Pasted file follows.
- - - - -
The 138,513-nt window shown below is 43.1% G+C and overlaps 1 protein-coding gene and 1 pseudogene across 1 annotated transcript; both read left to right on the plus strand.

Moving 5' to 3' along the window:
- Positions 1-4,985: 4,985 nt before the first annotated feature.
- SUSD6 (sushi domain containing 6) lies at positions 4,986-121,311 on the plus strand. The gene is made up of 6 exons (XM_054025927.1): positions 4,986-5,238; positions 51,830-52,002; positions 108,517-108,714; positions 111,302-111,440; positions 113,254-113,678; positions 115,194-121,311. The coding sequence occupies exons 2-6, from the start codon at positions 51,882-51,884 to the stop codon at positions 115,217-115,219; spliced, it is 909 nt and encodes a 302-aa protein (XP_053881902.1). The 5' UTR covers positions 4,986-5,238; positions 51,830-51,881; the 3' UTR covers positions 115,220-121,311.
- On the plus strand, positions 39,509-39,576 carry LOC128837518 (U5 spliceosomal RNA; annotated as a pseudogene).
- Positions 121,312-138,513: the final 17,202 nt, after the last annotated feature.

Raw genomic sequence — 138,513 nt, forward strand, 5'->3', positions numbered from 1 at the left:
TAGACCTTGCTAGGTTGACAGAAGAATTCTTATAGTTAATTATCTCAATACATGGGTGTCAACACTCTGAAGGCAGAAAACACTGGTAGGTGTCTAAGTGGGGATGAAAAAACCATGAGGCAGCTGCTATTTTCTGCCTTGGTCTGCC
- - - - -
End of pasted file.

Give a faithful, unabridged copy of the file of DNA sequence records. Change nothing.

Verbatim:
The 138,513-nt window shown below is 43.1% G+C and overlaps 1 protein-coding gene and 1 pseudogene across 1 annotated transcript; both read left to right on the plus strand.

Moving 5' to 3' along the window:
- Positions 1-4,985: 4,985 nt before the first annotated feature.
- SUSD6 (sushi domain containing 6) lies at positions 4,986-121,311 on the plus strand. The gene is made up of 6 exons (XM_054025927.1): positions 4,986-5,238; positions 51,830-52,002; positions 108,517-108,714; positions 111,302-111,440; positions 113,254-113,678; positions 115,194-121,311. The coding sequence occupies exons 2-6, from the start codon at positions 51,882-51,884 to the stop codon at positions 115,217-115,219; spliced, it is 909 nt and encodes a 302-aa protein (XP_053881902.1). The 5' UTR covers positions 4,986-5,238; positions 51,830-51,881; the 3' UTR covers positions 115,220-121,311.
- On the plus strand, positions 39,509-39,576 carry LOC128837518 (U5 spliceosomal RNA; annotated as a pseudogene).
- Positions 121,312-138,513: the final 17,202 nt, after the last annotated feature.

Raw genomic sequence — 138,513 nt, forward strand, 5'->3', positions numbered from 1 at the left:
TAGACCTTGCTAGGTTGACAGAAGAATTCTTATAGTTAATTATCTCAATACATGGGTGTCAACACTCTGAAGGCAGAAAACACTGGTAGGTGTCTAAGTGGGGATGAAAAAACCATGAGGCAGCTGCTATTTTCTGCCTTGGTCTGCC